The church and school, designed for a newly formed congregation, is a 35,000sf assemblage of relatively simple, pragmatic forms. Rooted in agrarian building traditions of the Midwest, these forms are executed in native limestone and weathering steel at a cost of $6,834,000.

The building honors Catholic traditions through the use of light, procession, form, and materiality. In the sanctuary native limestone walls embrace the congregation

while clerestory windows allow filtered natural daylight to fill the sacred space. The exposed structural frame and gaps in the stone flanking walls deliver cadence and repetition. A wood-louvered gothic-arch window draws attention to the east and acknowledges the importance of that orientation in Catholic tradition.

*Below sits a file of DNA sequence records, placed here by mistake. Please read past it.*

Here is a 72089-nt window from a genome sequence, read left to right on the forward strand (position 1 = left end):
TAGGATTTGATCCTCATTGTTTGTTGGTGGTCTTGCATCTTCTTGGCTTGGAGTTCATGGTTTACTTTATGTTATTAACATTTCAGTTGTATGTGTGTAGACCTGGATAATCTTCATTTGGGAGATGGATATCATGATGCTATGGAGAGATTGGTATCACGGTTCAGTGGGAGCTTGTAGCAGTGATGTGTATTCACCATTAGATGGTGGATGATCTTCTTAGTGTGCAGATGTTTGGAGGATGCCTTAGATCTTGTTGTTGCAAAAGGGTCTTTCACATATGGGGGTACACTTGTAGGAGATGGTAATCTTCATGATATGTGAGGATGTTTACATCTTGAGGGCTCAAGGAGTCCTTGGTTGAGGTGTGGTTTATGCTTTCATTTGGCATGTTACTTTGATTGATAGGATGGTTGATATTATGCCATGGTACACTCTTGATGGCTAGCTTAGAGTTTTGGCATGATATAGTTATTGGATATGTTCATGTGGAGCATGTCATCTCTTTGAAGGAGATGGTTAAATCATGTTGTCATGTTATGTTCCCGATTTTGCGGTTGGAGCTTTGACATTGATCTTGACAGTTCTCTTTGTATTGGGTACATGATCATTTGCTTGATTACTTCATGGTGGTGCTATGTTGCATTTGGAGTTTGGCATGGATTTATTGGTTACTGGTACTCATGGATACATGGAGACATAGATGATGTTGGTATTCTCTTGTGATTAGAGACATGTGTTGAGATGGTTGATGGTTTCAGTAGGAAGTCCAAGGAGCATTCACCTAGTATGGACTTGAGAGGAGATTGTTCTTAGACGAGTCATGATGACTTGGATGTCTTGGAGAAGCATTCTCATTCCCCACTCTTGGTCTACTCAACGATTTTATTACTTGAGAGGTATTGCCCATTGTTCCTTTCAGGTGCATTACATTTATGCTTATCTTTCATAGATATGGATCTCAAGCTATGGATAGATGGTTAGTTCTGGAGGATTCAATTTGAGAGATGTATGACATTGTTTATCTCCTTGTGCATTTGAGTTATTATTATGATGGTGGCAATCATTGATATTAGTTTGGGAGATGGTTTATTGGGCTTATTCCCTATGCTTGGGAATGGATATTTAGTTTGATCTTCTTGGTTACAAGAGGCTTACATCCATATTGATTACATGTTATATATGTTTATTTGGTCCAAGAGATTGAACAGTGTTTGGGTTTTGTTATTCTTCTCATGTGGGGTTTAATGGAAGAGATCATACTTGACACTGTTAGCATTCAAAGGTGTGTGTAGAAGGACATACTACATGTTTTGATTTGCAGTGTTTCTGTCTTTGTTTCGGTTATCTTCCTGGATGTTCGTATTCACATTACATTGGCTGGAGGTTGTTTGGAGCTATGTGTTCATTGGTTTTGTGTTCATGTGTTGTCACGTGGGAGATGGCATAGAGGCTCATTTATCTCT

The use of weathering steel imparts a distinct identity that is rooted in tradition yet definitively points toward the future. Always detailed as rain screens, the weathering steel has a long lifespan and fulfills the desire for a low maintenance, durable, and sustainable building.

Adopting the strategy that the most sustainable building is the building that is not built, the project seeks to first minimize its need for energy and then optimize the necessary systems. The building program is organized and fenestrated to maximize solar benefit. Mechanical systems are decentralized and transport energy with fluid instead of air. This maximizes the efficiency of systems and minimizes plenum spaces. The building envelope is continuously insulated to minimize thermal transfer. Through these means the building is projected to utilize 45% less energy than comparable church and school buildings.